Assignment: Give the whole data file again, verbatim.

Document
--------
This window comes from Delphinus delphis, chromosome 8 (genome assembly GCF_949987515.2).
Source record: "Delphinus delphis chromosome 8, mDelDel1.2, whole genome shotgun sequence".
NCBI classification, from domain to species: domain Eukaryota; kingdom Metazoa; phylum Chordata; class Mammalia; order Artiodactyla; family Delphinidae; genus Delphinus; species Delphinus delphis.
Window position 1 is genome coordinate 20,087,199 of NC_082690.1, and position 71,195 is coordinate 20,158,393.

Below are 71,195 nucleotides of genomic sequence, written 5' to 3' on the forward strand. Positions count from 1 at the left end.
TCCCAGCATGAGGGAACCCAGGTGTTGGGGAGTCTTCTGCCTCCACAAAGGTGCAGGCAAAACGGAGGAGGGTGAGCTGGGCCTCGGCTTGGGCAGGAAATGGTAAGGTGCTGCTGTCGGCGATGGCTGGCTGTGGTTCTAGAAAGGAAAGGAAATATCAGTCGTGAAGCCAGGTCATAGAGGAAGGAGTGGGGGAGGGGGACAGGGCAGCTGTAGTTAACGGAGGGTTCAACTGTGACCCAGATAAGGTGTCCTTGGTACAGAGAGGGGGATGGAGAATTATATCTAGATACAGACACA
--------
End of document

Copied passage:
This window comes from Delphinus delphis, chromosome 8 (genome assembly GCF_949987515.2).
Source record: "Delphinus delphis chromosome 8, mDelDel1.2, whole genome shotgun sequence".
NCBI classification, from domain to species: domain Eukaryota; kingdom Metazoa; phylum Chordata; class Mammalia; order Artiodactyla; family Delphinidae; genus Delphinus; species Delphinus delphis.
Window position 1 is genome coordinate 20,087,199 of NC_082690.1, and position 71,195 is coordinate 20,158,393.

Below are 71,195 nucleotides of genomic sequence, written 5' to 3' on the forward strand. Positions count from 1 at the left end.
TCCCAGCATGAGGGAACCCAGGTGTTGGGGAGTCTTCTGCCTCCACAAAGGTGCAGGCAAAACGGAGGAGGGTGAGCTGGGCCTCGGCTTGGGCAGGAAATGGTAAGGTGCTGCTGTCGGCGATGGCTGGCTGTGGTTCTAGAAAGGAAAGGAAATATCAGTCGTGAAGCCAGGTCATAGAGGAAGGAGTGGGGGAGGGGGACAGGGCAGCTGTAGTTAACGGAGGGTTCAACTGTGACCCAGATAAGGTGTCCTTGGTACAGAGAGGGGGATGGAGAATTATATCTAGATACAGACACA